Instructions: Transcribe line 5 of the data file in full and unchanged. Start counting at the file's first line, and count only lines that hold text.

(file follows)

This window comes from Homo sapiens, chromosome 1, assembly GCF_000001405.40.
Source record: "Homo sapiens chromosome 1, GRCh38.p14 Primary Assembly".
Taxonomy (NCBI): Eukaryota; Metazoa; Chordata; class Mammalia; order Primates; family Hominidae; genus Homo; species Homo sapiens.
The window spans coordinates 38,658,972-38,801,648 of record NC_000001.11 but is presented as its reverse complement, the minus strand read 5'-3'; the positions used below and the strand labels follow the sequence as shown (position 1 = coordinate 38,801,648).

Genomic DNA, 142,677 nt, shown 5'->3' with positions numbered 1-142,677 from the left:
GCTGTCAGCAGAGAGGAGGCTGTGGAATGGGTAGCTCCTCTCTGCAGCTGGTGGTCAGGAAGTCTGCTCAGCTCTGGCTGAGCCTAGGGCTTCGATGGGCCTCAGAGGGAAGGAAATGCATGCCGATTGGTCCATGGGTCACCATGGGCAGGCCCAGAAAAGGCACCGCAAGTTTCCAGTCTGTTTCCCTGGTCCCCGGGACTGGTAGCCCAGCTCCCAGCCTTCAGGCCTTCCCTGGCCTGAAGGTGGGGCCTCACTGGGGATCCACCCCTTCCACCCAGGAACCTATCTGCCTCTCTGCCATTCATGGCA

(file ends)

Genomic DNA, 142,677 nt, shown 5'->3' with positions numbered 1-142,677 from the left: